Home > Uncategorized > Alfred Neumann: Ten million lives for one man’s glory; the emperor changes his hat

Alfred Neumann: Ten million lives for one man’s glory; the emperor changes his hat


Anti-war essays, poems, short stories and literary excerpts

Alfred Neumann: Selections on war


Alfred Neumann
From Empire (1936)
Translated by Eden and Cedar Paul


Here is a remarkable head, crowned with a Kepi…Yes, the Emperor is wearing the Kepi of active service, like everyone else. His name is Napoleon, and…he will fulfill the warlike obligations of his name…There was a time, soldiers, you will remember, when he sported the famous little hat that was unique, that had been so frightfully individual when flaunted above the crater of a Europe vomiting wars and compelled to sacrifice ten million lives for the Corporal’s gloire…The times have changed, soldiers of the people; the Emperor will not send you to the front while he himself stays safe at home, as he did when he despatched you to the Crimea where pestilence raged as well as war…

This almighty and immense plain of the Po, adapted by nature and art for the production of food, is permanently hostile to destruction; the pregnant, peaceful earth is permanently antagonistic to war. The man in the Kepi, soldier and commander, stands at its very marge, and he has already become aware of God’s enmity. That is no feeling to animate a solider; and it may lead him in the wrong direction. It may lead him back into civilian dress, which he has just laid aside; to a civilian mood which would make him see or desire to see the critical and discontented professional generals of his immediate environment peep out throughout all the holes in this threadbare war…A fine horse, as quiet as a lamb, reins loose on the neck, was standing across the road, motionless, obedient, and indifferent. The Emperor rose a little in his stirrups, bent forward and to one side to look past the beast’s twitching neck into the ditch. In the ditch lay a volunteer voltigeur, whose legs in their red trousers were higher than his head, and higher than anything else were the boots, almost new boots made of good, solid leather. Not a button was missing from the white gaiters. Since a heavy soft-nosed bullet or a shell-splinter had cut off the top of the man’s skull, some kindly hand had laid a kepi over the dead face; not necessarily his own kepi, but Everyman’s kepi, the burning-red kepi. What is one to say when a kepi is used to cover something half of which is gone? A horrid position for a kepi, a lapse into non-entity, making mock of the gaiters and boots that were so beautifully uninjured. Of the poor mutilated face nothing more remained than the mouth with the prescribed imperial. Over what was non-existent above had been clapped the kepi, whose peak yawned to disclose the imperial, and the open mouth, through which the tongue protruded, and on which metallic looking blow-flies had already settled. Kepi looked down from horseback upon the kepi in the ditch, which showed him its tongue, and hos own goatee, as surviving remnants of young life. He did not hurry himself over his study of this “casualty”, and his suite had plenty of time to watch how the amateur commander-in-chief stood the grisly test. It was said that he turned quite yellow; but then he was always yellow of visage.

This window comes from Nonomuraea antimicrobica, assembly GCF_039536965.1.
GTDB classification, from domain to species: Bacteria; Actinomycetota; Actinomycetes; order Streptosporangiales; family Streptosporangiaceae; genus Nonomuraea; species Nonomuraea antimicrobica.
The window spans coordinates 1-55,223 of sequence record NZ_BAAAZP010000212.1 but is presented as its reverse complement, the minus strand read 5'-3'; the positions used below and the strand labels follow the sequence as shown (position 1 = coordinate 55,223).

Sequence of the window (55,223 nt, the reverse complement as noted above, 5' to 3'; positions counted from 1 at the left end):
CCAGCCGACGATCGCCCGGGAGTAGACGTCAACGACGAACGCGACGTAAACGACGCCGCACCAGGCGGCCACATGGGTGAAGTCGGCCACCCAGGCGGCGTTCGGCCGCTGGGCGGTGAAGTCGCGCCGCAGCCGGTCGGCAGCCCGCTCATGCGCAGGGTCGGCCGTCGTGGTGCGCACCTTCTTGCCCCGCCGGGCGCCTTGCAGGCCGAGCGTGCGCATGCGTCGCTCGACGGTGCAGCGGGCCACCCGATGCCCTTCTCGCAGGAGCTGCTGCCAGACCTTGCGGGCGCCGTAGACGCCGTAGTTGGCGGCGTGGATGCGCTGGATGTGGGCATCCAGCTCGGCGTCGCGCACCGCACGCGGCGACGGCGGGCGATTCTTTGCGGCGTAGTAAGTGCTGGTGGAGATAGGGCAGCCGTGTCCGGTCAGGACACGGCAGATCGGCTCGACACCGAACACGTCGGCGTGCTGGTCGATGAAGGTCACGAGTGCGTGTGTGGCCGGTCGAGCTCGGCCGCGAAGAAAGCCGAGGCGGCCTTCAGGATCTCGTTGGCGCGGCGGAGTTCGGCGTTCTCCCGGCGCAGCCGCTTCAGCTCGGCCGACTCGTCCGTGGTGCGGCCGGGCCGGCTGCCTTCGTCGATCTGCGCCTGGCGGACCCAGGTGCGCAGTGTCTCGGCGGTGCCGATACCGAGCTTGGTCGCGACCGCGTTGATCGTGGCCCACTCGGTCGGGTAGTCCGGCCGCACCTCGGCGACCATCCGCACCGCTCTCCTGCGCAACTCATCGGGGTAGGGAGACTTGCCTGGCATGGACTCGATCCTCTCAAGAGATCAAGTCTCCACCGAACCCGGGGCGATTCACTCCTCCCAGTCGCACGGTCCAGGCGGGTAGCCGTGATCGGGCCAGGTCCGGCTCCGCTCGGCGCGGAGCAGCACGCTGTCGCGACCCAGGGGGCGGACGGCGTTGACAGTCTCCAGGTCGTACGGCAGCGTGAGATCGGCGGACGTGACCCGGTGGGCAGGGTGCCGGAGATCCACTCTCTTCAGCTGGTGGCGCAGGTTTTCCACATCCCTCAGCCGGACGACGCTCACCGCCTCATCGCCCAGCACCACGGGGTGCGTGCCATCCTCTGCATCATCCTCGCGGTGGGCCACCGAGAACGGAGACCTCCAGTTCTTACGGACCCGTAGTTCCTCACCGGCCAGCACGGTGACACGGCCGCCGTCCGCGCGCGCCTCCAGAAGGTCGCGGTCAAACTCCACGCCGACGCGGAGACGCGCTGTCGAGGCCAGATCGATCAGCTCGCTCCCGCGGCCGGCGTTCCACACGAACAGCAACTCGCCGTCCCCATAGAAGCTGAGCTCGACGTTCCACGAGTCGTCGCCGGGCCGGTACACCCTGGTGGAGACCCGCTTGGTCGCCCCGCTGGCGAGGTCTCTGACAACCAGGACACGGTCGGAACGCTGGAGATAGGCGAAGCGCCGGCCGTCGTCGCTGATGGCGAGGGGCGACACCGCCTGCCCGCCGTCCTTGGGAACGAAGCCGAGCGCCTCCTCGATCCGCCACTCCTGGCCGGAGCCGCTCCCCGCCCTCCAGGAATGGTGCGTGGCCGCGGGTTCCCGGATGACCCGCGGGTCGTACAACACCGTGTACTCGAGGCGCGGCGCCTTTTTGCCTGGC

Yes, the amateur plan of campaign was both spirited and venturesome. Perhaps the victor of Marengo would have done the same thing, without a siege-train or bridge-building apparatus. But the War God would not have spent so many minutes looking at one dead soldier. He had left so long a train of corpses that if he has stopped to look at them all, he would have had no time to keep his eyes fixed on victory.

Still, Kepi must not be grudged that long look at his victim, and his almost theological understanding of the way in which the peaceful earth resisted war-making…

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